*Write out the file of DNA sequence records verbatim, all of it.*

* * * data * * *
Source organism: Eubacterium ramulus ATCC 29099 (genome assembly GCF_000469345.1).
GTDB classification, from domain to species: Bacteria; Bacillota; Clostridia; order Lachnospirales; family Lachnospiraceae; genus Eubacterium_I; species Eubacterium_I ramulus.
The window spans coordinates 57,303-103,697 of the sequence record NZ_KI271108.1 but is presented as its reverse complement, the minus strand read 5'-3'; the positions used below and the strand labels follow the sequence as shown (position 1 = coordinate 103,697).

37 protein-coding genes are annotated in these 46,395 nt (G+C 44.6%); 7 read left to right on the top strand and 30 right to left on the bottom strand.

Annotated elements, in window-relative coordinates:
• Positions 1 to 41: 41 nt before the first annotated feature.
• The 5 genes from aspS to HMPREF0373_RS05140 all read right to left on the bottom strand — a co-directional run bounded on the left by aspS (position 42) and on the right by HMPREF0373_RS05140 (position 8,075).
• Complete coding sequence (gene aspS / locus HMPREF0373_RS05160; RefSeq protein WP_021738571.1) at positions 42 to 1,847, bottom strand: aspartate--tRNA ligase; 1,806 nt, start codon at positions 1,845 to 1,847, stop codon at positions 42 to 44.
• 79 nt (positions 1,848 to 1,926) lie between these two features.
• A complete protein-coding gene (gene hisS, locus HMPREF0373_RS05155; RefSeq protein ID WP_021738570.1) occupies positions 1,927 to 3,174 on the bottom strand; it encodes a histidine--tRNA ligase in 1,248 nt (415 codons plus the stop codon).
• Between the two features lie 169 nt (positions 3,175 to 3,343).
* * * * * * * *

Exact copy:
Source organism: Eubacterium ramulus ATCC 29099 (genome assembly GCF_000469345.1).
GTDB classification, from domain to species: Bacteria; Bacillota; Clostridia; order Lachnospirales; family Lachnospiraceae; genus Eubacterium_I; species Eubacterium_I ramulus.
The window spans coordinates 57,303-103,697 of the sequence record NZ_KI271108.1 but is presented as its reverse complement, the minus strand read 5'-3'; the positions used below and the strand labels follow the sequence as shown (position 1 = coordinate 103,697).

37 protein-coding genes are annotated in these 46,395 nt (G+C 44.6%); 7 read left to right on the top strand and 30 right to left on the bottom strand.

Annotated elements, in window-relative coordinates:
• Positions 1 to 41: 41 nt before the first annotated feature.
• The 5 genes from aspS to HMPREF0373_RS05140 all read right to left on the bottom strand — a co-directional run bounded on the left by aspS (position 42) and on the right by HMPREF0373_RS05140 (position 8,075).
• Complete coding sequence (gene aspS / locus HMPREF0373_RS05160; RefSeq protein WP_021738571.1) at positions 42 to 1,847, bottom strand: aspartate--tRNA ligase; 1,806 nt, start codon at positions 1,845 to 1,847, stop codon at positions 42 to 44.
• 79 nt (positions 1,848 to 1,926) lie between these two features.
• A complete protein-coding gene (gene hisS, locus HMPREF0373_RS05155; RefSeq protein ID WP_021738570.1) occupies positions 1,927 to 3,174 on the bottom strand; it encodes a histidine--tRNA ligase in 1,248 nt (415 codons plus the stop codon).
• Between the two features lie 169 nt (positions 3,175 to 3,343).